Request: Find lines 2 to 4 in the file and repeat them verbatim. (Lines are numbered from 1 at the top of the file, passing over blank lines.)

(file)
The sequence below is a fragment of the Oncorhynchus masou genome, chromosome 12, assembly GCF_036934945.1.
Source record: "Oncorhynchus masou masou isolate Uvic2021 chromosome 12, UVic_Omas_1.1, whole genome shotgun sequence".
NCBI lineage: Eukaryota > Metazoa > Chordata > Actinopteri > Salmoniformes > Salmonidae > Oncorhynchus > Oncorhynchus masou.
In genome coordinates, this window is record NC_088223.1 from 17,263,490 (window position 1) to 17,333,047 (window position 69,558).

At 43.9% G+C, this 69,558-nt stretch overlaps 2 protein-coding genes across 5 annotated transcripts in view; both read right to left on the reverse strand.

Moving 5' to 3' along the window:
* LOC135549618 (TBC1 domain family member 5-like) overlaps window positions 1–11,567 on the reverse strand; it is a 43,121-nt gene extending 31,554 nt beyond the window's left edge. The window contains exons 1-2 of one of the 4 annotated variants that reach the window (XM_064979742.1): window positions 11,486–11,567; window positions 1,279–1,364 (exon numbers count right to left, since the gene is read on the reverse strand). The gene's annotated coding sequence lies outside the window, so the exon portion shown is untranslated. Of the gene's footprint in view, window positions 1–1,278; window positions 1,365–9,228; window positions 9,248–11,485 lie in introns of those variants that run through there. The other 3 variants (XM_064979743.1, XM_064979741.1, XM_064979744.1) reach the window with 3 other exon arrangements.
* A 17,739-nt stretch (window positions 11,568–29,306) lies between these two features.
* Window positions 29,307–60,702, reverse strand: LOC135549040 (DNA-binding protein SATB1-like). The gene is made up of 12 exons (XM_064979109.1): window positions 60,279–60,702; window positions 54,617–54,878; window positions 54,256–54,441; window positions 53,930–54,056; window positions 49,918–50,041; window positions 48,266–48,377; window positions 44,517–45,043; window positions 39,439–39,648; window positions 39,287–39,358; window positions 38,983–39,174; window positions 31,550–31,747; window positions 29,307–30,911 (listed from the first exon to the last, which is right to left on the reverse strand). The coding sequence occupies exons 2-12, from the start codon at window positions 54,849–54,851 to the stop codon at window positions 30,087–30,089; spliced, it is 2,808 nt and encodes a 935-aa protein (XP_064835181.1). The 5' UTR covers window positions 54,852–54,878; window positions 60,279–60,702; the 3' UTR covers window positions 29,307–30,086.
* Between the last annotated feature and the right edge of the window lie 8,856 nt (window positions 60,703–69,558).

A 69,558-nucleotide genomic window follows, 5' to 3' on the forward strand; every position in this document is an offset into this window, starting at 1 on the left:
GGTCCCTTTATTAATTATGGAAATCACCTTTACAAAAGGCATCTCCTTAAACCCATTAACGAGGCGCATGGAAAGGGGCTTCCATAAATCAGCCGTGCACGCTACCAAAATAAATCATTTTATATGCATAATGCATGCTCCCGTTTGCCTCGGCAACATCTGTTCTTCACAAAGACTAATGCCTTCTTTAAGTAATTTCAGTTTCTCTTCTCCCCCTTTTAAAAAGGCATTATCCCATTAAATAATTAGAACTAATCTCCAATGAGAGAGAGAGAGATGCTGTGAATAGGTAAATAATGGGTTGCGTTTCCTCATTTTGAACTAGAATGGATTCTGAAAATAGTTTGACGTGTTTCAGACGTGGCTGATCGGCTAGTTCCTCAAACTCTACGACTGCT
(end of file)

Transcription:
Source record: "Oncorhynchus masou masou isolate Uvic2021 chromosome 12, UVic_Omas_1.1, whole genome shotgun sequence".
NCBI lineage: Eukaryota > Metazoa > Chordata > Actinopteri > Salmoniformes > Salmonidae > Oncorhynchus > Oncorhynchus masou.
In genome coordinates, this window is record NC_088223.1 from 17,263,490 (window position 1) to 17,333,047 (window position 69,558).